Meet The Table is an online platform for business networking we developed for StepintoCity, a business accelerator of entrepreneurs and international companies based in New York.
The platform matches Guests – entrepreneurs from Korea who want to start their business and Hosts – New York-based service providers, such as distributors, financial services, marketing agencies, etc.
Both parties can discuss business opportunities in more detail at a virtual meeting table. Such a table includes a built-in calendar to schedule meetings and enables communication via video conferencing and text messaging with live translation to your native language.
The platform also includes City Mates – New York residents who bridge the language and culture gaps by coordinating communication between guests and hosts while advocating guests’ rights and needs.
Junhwan Paul Kang is CEO of the New York-based business accelerator StepintoCity, inc. The business accelerator includes over 30,000 Korean entrepreneurs who want to open a business in New York.
Junhwan Paul recognized that it is hard for Korean entrepreneurs to enter the U.S. market with their business due to several reasons. They are – lack of an online base of reliable service providers, cultural and language differences.
Junhwan Paul hired us to build a project that will combine a networking platform with matching functionality, a virtual solution for business events, and a job marketplace to face those challenges.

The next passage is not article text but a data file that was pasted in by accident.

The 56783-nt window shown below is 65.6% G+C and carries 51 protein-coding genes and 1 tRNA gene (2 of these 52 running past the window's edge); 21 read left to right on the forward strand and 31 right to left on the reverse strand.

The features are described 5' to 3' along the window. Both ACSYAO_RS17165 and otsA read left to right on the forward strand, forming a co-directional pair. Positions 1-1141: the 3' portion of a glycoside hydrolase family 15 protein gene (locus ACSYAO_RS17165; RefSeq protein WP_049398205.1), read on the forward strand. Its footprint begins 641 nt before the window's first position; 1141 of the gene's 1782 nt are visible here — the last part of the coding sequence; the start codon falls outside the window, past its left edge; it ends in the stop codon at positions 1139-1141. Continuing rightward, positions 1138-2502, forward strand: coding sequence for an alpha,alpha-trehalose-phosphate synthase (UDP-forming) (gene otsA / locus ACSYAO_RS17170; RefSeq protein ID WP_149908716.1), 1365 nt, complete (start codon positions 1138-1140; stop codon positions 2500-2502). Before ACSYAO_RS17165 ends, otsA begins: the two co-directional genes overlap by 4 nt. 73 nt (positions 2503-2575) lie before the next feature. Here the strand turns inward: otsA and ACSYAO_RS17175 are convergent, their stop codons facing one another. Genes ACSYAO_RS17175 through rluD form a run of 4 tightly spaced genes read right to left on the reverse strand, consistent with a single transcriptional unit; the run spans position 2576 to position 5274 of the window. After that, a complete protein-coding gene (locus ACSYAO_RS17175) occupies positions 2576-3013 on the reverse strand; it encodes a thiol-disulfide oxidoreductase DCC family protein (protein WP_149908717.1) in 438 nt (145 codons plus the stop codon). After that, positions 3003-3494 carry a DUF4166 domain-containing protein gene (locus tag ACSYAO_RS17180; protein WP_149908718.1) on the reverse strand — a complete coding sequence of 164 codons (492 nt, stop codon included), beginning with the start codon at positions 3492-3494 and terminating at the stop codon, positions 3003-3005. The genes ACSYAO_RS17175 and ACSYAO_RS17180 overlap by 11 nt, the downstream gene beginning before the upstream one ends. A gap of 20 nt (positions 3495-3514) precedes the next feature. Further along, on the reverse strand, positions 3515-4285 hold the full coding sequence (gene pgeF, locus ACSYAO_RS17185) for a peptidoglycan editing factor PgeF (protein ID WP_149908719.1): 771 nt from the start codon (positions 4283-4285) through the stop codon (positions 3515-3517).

The client wanted the platform to support three user roles: guests, hosts, and city mates. For this project, we needed to develop three different user cabinets for three user roles. We also needed to provide users with networking opportunities via secure text messaging and video calls.
Let’s take a look at the features we implemented for each of the three user cabinets.
The profile includes a guest’s personal information, contact details, and localization (time zone and language). Allows a guest to add a payment method and view the history of payments.
The Product section allows guests to place a request for services they need with a description of the work scope.
The Host catalog includes a list of service providers, the type of services they provide, the project’s duration, and the price for consultations.
The Citymate catalog allows the guest to select a city mate with relevant experience, service category, and availability.
My Booking allows the guest to schedule virtual meetings with hosts and citymates by selecting available time slots in their calendars.
Upcoming Meetings include virtual meetings accepted by both parties (the guest and host), information about the participants, and payment status.
The Inbox allows the guest to communicate with hosts and city mates via text messages with live translation by clicking on a message.
[The prototype of in-app message translation by The APP Solutions]
Video Calls allows the guest to join a visual meeting with the host and a city mate and exchange text messages in a built-in life chat with online translation.